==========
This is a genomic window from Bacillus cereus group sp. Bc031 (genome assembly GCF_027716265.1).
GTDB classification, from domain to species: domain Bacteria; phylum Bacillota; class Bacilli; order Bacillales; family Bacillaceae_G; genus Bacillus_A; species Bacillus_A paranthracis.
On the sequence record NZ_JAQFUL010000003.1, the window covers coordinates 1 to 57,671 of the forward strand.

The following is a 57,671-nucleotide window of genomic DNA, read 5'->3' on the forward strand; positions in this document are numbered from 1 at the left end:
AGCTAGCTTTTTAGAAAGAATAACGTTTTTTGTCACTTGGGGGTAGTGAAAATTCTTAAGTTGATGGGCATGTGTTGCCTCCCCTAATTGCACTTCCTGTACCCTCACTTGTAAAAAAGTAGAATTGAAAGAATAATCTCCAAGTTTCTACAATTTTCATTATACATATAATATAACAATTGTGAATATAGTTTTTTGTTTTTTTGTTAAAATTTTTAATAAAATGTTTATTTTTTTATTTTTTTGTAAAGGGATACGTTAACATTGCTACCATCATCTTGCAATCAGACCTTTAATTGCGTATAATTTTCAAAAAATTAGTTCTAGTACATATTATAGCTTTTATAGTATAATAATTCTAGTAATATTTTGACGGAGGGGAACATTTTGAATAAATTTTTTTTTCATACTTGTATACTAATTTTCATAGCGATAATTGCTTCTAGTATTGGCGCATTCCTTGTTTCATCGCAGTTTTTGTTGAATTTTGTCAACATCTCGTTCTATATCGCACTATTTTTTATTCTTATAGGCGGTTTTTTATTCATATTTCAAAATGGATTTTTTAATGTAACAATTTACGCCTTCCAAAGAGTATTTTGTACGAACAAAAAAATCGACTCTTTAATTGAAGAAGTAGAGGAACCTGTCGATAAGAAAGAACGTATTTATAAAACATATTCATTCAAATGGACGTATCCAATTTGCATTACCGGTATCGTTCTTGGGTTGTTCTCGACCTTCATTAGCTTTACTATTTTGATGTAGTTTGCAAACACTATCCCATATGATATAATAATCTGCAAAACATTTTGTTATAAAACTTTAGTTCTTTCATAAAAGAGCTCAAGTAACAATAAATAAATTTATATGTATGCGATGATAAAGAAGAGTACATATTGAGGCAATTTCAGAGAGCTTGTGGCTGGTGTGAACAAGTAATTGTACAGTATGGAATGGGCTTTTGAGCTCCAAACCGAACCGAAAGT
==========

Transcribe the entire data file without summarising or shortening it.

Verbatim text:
This is a genomic window from Bacillus cereus group sp. Bc031 (genome assembly GCF_027716265.1).
GTDB classification, from domain to species: domain Bacteria; phylum Bacillota; class Bacilli; order Bacillales; family Bacillaceae_G; genus Bacillus_A; species Bacillus_A paranthracis.
On the sequence record NZ_JAQFUL010000003.1, the window covers coordinates 1 to 57,671 of the forward strand.

The following is a 57,671-nucleotide window of genomic DNA, read 5'->3' on the forward strand; positions in this document are numbered from 1 at the left end:
AGCTAGCTTTTTAGAAAGAATAACGTTTTTTGTCACTTGGGGGTAGTGAAAATTCTTAAGTTGATGGGCATGTGTTGCCTCCCCTAATTGCACTTCCTGTACCCTCACTTGTAAAAAAGTAGAATTGAAAGAATAATCTCCAAGTTTCTACAATTTTCATTATACATATAATATAACAATTGTGAATATAGTTTTTTGTTTTTTTGTTAAAATTTTTAATAAAATGTTTATTTTTTTATTTTTTTGTAAAGGGATACGTTAACATTGCTACCATCATCTTGCAATCAGACCTTTAATTGCGTATAATTTTCAAAAAATTAGTTCTAGTACATATTATAGCTTTTATAGTATAATAATTCTAGTAATATTTTGACGGAGGGGAACATTTTGAATAAATTTTTTTTTCATACTTGTATACTAATTTTCATAGCGATAATTGCTTCTAGTATTGGCGCATTCCTTGTTTCATCGCAGTTTTTGTTGAATTTTGTCAACATCTCGTTCTATATCGCACTATTTTTTATTCTTATAGGCGGTTTTTTATTCATATTTCAAAATGGATTTTTTAATGTAACAATTTACGCCTTCCAAAGAGTATTTTGTACGAACAAAAAAATCGACTCTTTAATTGAAGAAGTAGAGGAACCTGTCGATAAGAAAGAACGTATTTATAAAACATATTCATTCAAATGGACGTATCCAATTTGCATTACCGGTATCGTTCTTGGGTTGTTCTCGACCTTCATTAGCTTTACTATTTTGATGTAGTTTGCAAACACTATCCCATATGATATAATAATCTGCAAAACATTTTGTTATAAAACTTTAGTTCTTTCATAAAAGAGCTCAAGTAACAATAAATAAATTTATATGTATGCGATGATAAAGAAGAGTACATATTGAGGCAATTTCAGAGAGCTTGTGGCTGGTGTGAACAAGTAATTGTACAGTATGGAATGGGCTTTTGAGCTCCAAACCGAACCGAAAGT